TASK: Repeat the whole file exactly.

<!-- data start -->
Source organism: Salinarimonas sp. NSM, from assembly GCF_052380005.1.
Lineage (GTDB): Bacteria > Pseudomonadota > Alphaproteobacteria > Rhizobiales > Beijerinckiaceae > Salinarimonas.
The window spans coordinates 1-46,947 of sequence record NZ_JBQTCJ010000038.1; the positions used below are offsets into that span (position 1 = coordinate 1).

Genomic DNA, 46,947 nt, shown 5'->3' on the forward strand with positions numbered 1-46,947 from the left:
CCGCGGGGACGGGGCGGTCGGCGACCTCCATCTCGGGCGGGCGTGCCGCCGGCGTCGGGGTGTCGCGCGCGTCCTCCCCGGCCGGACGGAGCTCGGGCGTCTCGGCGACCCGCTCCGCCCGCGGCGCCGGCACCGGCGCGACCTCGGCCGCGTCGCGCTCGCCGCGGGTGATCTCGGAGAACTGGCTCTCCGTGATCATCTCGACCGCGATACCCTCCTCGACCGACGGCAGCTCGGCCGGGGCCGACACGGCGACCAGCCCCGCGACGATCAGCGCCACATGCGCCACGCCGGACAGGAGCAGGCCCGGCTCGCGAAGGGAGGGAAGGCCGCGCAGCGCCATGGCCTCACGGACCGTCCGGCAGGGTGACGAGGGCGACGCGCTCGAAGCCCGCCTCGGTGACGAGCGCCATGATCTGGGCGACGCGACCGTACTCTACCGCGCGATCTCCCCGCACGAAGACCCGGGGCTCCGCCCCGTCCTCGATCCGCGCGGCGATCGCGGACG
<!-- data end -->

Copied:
Source organism: Salinarimonas sp. NSM, from assembly GCF_052380005.1.
Lineage (GTDB): Bacteria > Pseudomonadota > Alphaproteobacteria > Rhizobiales > Beijerinckiaceae > Salinarimonas.
The window spans coordinates 1-46,947 of sequence record NZ_JBQTCJ010000038.1; the positions used below are offsets into that span (position 1 = coordinate 1).

Genomic DNA, 46,947 nt, shown 5'->3' on the forward strand with positions numbered 1-46,947 from the left:
CCGCGGGGACGGGGCGGTCGGCGACCTCCATCTCGGGCGGGCGTGCCGCCGGCGTCGGGGTGTCGCGCGCGTCCTCCCCGGCCGGACGGAGCTCGGGCGTCTCGGCGACCCGCTCCGCCCGCGGCGCCGGCACCGGCGCGACCTCGGCCGCGTCGCGCTCGCCGCGGGTGATCTCGGAGAACTGGCTCTCCGTGATCATCTCGACCGCGATACCCTCCTCGACCGACGGCAGCTCGGCCGGGGCCGACACGGCGACCAGCCCCGCGACGATCAGCGCCACATGCGCCACGCCGGACAGGAGCAGGCCCGGCTCGCGAAGGGAGGGAAGGCCGCGCAGCGCCATGGCCTCACGGACCGTCCGGCAGGGTGACGAGGGCGACGCGCTCGAAGCCCGCCTCGGTGACGAGCGCCATGATCTGGGCGACGCGACCGTACTCTACCGCGCGATCTCCCCGCACGAAGACCCGGGGCTCCGCCCCGTCCTCGATCCGCGCGGCGATCGCGGACG